Horseback riding combined with cognitive exercises can help children with ADHD and autism spectrum

Discussion in 'Parenting News' started by runawaybunny, Feb 6, 2020.

  1. runawaybunny

    runawaybunny Administrator Staff Member

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    First-of-its kind research shows how brain-building exercises shared with horseback riding courses improves the motor skills of young people with neurodevelopmental disorders

    Therapeutic horseback riding combined with brain-building exercises can improve the dexterity, coordination and strength of children with neurodevelopmental disorders, shows a study in Frontiers in Veterinary Science.

    Neurodevelopmental disorders - such as attention deficit hyperactivity disorder (ADHD) and autism spectrum disorder (Autism Spectrum Disorders (ASD)) - affect as many as one in six American children. Physical activity is known to benefit these patients in a variety of ways, but this is the first study showing the short and long-term effects of a program combining horseback riding and cognitive training.

    "We wanted to investigate how a combination of equine-assisted activities and various brain-building tasks, administered by a speech therapist, would affect motor skills in children with disorders including autism spectrum disorder and attention deficit hyperactivity," says Dr. Brandon Rigby, of the Texas Woman's University in the United States.

    "Our findings should be helpful to therapists and other healthcare professionals who are tasked with implementing strategies and interventions to improve motor skill proficiency in children and youth with ADHD and Autism Spectrum Disorders (ASD), which were the most common diagnoses in our study."

    For their study, Rigby and his collaborators recruited 25 children with neurodevelopmental disorders between the ages of 5 and 16. Each child completed one of several different programs ranging in length from eight weeks to one year. The programs included weekly introductory horseback riding, as well as sessions with a speech therapist two to three times per week.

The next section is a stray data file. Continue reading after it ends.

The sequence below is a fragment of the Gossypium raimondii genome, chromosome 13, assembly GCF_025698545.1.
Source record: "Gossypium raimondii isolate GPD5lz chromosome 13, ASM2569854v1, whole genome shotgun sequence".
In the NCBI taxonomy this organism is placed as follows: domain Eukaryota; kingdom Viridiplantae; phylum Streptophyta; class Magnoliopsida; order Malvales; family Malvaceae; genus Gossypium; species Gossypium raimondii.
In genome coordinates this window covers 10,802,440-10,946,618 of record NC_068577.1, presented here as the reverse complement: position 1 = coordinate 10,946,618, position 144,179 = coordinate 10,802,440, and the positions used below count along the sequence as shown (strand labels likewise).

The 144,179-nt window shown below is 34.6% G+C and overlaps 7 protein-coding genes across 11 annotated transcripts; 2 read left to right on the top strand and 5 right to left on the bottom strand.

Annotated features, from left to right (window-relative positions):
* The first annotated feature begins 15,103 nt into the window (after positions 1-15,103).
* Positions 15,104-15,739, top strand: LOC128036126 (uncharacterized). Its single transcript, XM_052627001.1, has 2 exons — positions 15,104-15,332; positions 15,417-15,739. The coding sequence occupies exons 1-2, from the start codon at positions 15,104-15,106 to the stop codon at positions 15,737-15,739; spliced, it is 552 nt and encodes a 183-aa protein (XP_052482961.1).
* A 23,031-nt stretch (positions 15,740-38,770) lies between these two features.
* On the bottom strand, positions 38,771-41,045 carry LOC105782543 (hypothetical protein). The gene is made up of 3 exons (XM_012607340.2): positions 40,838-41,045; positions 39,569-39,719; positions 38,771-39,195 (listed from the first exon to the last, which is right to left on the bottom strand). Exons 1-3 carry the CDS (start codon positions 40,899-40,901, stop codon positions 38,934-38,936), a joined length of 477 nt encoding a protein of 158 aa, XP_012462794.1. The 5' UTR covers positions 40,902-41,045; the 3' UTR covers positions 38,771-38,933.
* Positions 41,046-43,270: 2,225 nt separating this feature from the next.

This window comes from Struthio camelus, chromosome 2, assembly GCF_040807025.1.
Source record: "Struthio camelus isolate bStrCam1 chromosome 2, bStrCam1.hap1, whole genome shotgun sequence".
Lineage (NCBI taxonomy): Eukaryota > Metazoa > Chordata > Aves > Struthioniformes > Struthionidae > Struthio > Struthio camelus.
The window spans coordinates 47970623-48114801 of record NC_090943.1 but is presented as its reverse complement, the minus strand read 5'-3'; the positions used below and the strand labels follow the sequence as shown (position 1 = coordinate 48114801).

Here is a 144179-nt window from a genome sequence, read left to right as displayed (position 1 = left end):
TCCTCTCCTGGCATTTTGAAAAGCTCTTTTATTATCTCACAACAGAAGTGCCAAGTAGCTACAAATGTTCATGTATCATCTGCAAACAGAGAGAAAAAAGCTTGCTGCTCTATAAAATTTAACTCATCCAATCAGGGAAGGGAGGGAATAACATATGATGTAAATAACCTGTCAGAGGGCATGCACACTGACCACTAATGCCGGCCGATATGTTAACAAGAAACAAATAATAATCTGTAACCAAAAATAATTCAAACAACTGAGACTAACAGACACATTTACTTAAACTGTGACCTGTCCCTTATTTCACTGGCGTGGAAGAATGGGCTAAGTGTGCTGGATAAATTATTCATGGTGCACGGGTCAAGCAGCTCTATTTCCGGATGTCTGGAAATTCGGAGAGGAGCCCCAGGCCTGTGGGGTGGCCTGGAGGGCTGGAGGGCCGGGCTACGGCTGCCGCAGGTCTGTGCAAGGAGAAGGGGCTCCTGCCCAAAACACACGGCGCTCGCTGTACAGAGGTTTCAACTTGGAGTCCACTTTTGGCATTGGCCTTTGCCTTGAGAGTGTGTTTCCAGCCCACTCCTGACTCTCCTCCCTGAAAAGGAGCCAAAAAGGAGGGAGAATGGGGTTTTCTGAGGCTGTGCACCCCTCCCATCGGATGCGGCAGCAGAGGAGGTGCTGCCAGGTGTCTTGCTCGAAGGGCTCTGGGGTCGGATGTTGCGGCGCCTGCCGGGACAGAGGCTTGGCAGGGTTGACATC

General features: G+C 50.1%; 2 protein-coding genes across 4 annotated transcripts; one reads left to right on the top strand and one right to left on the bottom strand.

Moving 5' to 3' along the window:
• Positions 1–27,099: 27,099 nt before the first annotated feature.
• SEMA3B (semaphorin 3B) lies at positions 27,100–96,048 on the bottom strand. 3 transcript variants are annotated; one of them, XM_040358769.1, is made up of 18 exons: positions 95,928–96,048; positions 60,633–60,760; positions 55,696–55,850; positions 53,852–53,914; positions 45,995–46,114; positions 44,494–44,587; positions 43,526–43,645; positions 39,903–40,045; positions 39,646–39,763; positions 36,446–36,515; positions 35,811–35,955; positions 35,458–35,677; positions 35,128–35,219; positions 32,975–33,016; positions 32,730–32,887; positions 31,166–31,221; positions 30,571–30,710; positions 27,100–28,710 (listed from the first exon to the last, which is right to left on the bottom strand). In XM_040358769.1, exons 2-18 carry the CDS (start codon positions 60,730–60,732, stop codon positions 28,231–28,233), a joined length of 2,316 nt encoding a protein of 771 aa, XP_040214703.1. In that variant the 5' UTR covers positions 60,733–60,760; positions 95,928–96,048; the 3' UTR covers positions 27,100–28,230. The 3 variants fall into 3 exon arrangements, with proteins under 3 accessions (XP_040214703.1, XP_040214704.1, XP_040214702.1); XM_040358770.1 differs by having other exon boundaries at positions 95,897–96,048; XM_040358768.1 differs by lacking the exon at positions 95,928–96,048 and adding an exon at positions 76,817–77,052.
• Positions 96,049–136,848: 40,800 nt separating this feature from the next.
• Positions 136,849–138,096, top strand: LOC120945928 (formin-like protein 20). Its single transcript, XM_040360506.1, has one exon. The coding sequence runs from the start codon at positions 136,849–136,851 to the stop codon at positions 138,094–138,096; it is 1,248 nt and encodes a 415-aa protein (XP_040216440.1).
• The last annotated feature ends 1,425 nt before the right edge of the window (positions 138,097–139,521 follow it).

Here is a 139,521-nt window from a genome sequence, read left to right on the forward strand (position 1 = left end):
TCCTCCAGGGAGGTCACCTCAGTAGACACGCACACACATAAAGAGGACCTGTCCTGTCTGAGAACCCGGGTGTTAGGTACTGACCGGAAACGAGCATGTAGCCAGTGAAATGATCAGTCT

During the horseback riding, the children learned about horse anatomy, riding equipment, and the basics of riding. The brain-building activities focused on exercises that train the brain to process sensory information such as sound, sight, balance and spatial orientation. These sessions included music therapy, eye tracking exercises and hand-eye coordination tasks. The children and their parents were also given daily exercises that they could perform at home.

    After eight weeks of the program, the children showed improved motor skills, although there was sometimes a delay before the changes became apparent. For the participants that continued the program for one year, these benefits continued for the duration of the study. These participants also showed improvements in their behavior and academic performance, including social and communication skills. Additionally, anecdotal responses from parents and caregivers suggested that the children were more positive, focused and calm both in and outside of the program.

    Given the small size of the study, larger-scale research is still needed to better understand the potential benefits to the range of neurodevelopmental disorders. Some limitations include the varying diagnoses of the participants (as opposed to looking at benefits per ADHD or autism specifically), and the allowance to continue prescribed medications or therapies outside the scope of this program. Despite this, the program's results are promising, and the researchers hope that this will inspire further interest in cross-disciplinary programs.

    "These findings may allow for a greater demand for these programs, ultimately making them more accessible and affordable," says Rigby.

    Source: Frontiers
    Journal: Frontiers in Veterinary Science
    Related Journal Article: https://www.frontiersin.org/articles/10.3389/fvets.2020.00022/full
     
  2. louise2350

    louise2350 Active Member

    My youngest daughter took horseback riding for many years. I'd love to go with her and help her to tack the horse before her lesson. I was afraid the horse might kick her in the face while she was cleaning the hooves, so at first, did it myself for her. As time went on, she could successfully clean the hooves herself and I never saw her so happy as when she was with the horses. At the time, a lot of stress was in our household because of my middle disconnected daughter and my youngest strongly felt it. These horseback riding lessons did wonders for her and I almost started taking lessons myself. I've always loved horses. The horses are so beautiful and when I look back on how fast she'd go on the horse, I don't know how I managed to let her take lessons at all, but she knew what she was doing and she was very young at the time. Every penny I put into these lessons was worth it. I'd recommend kids and even adults to take horseback riding lessons to pick up their spirits and just to have a great time.
     
  3. runawaybunny

    runawaybunny Administrator Staff Member

    My daughter took horseback riding lessons for several years too. She loved it.